I’ve always been inspired by my mother’s entrepreneurial success, but I didn’t plan to follow in her footsteps by opening a Korean restaurant. And yet, at the restaurant, there was always a sense of comfort in a bowl of seollungtang soup—the house specialty beef brisket and bone mixture simmered in a cauldron overnight, a time-honored tradition of extracting the essence of the stock—and a side dish of kimchi. Traditionally this soup is particularly prized as a breakfast meal, although it is also eaten throughout the day. The regulars, old neighborhood men, line up at 7 a.m. to be served the first bowl of piping hot, milky soup from the cauldron. I love seeing the many familiar faces of ajumas, who cook and operate the restaurant with the same care as if they were feeding their own families. The extended families with multiple generations that still visit our restaurant make an impression on me, especially when I see my mother greet each familiar face with a warm welcome. For 23 years, I had grown up eating kimchi from my mother’s restaurant, and each time I went home to visit, she would send me back to New York with delicious kimchi carefully packed to take home in my luggage.
Then, in 2008, during the financial downturn, I suddenly lost one of my routine desk jobs and was facing unemployment. Instead of plunging headfirst into a job search, I felt as if I were at a crossroads—something had to change. During this time, I visited a dear friend in Barcelona. The trip rekindled my love for the flavors of traditional foods and the Spanish idea of tapas, or appetizers, and eating little bites of foods infused with a perfect assortment of flavor combinations and textures. The flavor combinations of briny seafood, rich meatiness, fresh vegetables—their tangy and savory mixture—made me recall the complexity of flavors in Korean cuisine. Suddenly a lightbulb turned on in my head. For the very first time, I started to really understand kimchi and see its similarities, rather than what had seemed like their stark differences, to the wine- and cheese-making traditions I was so passionate about. I wanted to share this newfound insight about the craft of kimchi and its connection to other Western food traditions with the world in a way that hadn’t been done before. I wanted to help people understand the the labor, the time-honored methods, and the process of natural fermentation that make kimchi such a unique, healthful, compelling, and complex food. And with that, in the fall of 2009, I launched my small-batch kimchi business, Mother-in-Law’s Kimchi (MILKimchi).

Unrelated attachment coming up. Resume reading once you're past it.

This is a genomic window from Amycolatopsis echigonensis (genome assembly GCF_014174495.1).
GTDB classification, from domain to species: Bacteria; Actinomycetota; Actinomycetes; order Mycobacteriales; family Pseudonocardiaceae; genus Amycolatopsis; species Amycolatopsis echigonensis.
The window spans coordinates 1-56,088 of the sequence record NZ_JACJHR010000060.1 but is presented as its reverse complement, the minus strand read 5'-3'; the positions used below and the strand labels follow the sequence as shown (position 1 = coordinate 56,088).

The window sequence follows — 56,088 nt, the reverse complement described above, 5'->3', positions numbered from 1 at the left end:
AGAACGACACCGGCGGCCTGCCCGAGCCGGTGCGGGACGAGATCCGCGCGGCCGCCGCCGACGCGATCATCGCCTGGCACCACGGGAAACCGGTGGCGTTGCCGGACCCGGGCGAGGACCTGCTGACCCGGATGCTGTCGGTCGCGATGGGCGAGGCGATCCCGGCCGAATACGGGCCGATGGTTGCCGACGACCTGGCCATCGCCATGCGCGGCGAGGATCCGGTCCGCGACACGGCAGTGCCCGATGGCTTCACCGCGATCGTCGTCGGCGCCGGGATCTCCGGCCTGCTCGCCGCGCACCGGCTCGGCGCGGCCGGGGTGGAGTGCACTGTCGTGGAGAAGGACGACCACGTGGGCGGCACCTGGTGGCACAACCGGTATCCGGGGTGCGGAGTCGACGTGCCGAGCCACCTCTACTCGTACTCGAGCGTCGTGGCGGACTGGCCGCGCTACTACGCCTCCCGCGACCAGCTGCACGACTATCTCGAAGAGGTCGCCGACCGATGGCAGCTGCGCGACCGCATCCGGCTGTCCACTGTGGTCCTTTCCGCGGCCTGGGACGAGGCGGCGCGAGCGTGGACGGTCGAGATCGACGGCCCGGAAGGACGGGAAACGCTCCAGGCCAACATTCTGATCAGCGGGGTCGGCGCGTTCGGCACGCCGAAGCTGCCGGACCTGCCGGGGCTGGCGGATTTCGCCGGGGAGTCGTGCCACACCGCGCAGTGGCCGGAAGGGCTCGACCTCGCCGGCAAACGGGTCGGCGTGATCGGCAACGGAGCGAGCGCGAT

Named after my mother’s restaurant and using the original kimchi recipe that was developed by the ajumas, Mother-in-Law’s Kimchi is an homage both to my roots and to the authenticity that is found in every culinary tradition. There are, I realized, more similarities than differences among these traditions. They’re embedded in the foods that nurture us.